On a cold December day in 1901, an Italian scientist named Guglielmo Marconi heard three faint clicks on a receiver at Signal Hill—the letter “S” in Morse code. Few people initially realized it, but those clicks heralded a transformation in telecommunications.
The clicks meant the first transatlantic wireless message in the world had been received, from more than 2,000 miles away in Cornwall. While Marconi and others previously had success sending wireless signals over shorter distances, many believed the Earth’s curvature would prevent long-distance wireless communications. Marconi instantly realized the importance of what he’d been trying to achieve, although presumably, he could not imagine the billions of texts and phone calls per day sent and received a century later.
Signal Hill had an intriguing history even before the revolutionary wireless message reception. It was first a fort built by the British military in the 17th century. The final battle of the Seven Years War was fought here, with the British successfully defeating the French. Fortifications were expanded during the 19th century, and construction began on Cabot Tower in 1897 to commemorate both Queen Victoria’s Diamond Jubilee and the 400th anniversary of John Cabot’s landing in Newfoundland.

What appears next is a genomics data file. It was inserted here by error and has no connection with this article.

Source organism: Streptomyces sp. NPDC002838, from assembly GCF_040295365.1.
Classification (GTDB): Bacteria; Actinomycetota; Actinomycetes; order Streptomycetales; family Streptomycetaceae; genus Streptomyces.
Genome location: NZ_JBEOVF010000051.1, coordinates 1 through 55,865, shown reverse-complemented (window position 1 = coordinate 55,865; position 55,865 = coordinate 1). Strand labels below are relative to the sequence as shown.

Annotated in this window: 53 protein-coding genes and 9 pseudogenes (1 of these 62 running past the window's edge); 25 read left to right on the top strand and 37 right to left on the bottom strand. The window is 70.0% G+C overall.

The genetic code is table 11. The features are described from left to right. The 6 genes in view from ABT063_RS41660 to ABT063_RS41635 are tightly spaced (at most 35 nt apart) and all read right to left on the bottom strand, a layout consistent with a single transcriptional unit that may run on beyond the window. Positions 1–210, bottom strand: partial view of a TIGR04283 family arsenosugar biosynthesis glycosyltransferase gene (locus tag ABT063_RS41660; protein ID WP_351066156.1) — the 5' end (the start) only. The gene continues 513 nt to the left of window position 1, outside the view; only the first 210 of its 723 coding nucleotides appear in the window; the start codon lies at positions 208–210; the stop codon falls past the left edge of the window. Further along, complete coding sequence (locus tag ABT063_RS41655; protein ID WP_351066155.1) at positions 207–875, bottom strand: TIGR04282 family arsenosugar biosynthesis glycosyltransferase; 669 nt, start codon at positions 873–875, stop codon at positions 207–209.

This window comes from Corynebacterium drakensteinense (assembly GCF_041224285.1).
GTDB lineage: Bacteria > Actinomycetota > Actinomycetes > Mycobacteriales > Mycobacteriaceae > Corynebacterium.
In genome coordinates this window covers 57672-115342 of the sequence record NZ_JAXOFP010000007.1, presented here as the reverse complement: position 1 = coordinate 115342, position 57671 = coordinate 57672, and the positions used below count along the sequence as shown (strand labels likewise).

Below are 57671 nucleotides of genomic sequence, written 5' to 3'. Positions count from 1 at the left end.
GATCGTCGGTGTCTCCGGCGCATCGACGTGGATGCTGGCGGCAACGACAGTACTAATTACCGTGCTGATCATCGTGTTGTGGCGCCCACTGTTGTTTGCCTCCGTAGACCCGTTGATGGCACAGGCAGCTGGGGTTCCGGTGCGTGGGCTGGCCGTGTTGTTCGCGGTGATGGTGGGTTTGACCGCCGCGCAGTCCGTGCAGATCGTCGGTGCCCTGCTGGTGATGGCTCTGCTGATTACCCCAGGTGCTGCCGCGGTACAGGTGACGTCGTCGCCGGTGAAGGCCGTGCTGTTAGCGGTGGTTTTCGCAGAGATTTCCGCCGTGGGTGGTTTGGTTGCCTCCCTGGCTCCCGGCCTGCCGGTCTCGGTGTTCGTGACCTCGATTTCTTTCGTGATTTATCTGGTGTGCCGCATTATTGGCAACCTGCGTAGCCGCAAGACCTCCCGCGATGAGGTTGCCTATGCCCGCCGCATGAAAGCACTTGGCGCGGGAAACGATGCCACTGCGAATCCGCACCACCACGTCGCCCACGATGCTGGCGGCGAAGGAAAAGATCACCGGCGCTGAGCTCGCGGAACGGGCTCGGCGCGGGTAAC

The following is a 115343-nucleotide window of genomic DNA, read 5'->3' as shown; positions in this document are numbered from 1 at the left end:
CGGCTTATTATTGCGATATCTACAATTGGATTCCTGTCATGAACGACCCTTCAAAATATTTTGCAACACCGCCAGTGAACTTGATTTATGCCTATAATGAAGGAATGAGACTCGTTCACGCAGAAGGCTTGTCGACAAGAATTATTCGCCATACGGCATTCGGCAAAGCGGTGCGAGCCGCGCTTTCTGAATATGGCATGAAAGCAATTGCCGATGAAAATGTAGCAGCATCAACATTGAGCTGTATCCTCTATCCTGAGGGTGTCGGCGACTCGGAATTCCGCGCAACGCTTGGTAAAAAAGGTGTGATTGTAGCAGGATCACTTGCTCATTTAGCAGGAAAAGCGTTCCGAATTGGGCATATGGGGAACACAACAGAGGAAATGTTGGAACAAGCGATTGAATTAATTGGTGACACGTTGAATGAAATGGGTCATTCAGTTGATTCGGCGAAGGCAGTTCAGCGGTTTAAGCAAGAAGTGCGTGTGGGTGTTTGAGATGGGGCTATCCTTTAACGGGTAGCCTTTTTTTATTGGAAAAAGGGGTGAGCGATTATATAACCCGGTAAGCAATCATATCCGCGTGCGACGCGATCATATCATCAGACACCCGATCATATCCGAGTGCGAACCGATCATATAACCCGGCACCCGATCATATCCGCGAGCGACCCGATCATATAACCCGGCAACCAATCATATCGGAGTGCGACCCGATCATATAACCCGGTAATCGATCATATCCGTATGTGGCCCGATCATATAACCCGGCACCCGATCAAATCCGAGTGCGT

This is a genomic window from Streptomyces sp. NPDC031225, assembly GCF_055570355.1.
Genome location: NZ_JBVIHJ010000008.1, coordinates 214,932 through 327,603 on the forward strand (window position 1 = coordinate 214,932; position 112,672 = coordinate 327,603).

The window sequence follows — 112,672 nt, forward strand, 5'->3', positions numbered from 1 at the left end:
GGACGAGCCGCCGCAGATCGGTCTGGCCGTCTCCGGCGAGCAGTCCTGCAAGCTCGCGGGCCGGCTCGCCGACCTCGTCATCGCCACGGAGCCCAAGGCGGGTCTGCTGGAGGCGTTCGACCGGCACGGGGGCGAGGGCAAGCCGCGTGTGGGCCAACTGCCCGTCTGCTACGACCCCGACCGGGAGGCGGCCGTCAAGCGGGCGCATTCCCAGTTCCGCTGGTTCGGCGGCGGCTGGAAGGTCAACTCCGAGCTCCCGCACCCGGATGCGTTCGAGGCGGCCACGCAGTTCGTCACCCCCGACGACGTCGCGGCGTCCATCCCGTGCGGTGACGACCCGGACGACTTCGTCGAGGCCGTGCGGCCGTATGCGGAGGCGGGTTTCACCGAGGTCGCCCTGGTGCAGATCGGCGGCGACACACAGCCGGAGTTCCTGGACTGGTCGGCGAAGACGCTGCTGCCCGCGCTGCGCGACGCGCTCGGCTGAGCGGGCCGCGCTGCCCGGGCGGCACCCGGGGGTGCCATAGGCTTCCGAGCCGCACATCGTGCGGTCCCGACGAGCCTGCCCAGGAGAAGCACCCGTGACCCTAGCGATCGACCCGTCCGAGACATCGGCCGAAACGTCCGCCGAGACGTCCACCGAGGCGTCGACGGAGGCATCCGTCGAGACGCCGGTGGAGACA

During the 1890s, Ross’s Valley Hospital operated on Signal Hill to isolate fever, smallpox, and epidemic patients from the general population, but given the bluff’s remote locale, it was never used to capacity, abandoned in the early 1900s, and destroyed by fire in 1911.
Visitors today can visit Cabot Tower, which contains an exhibit on the Nobel Award-winning Marconi and his achievements, as well as hike an extensive trail system along the cliffs to enjoy views of the Atlantic Ocean and frequent whale sightings. During the summer, tourists can view a performance of the Signal Hill Tattoo, which showcases reenactors dressed as Newfoundland regiments from 1812 and 1917, complete with full military uniforms, drills, battle tactics, and a cannon exhibition, all accurate to the appropriate periods.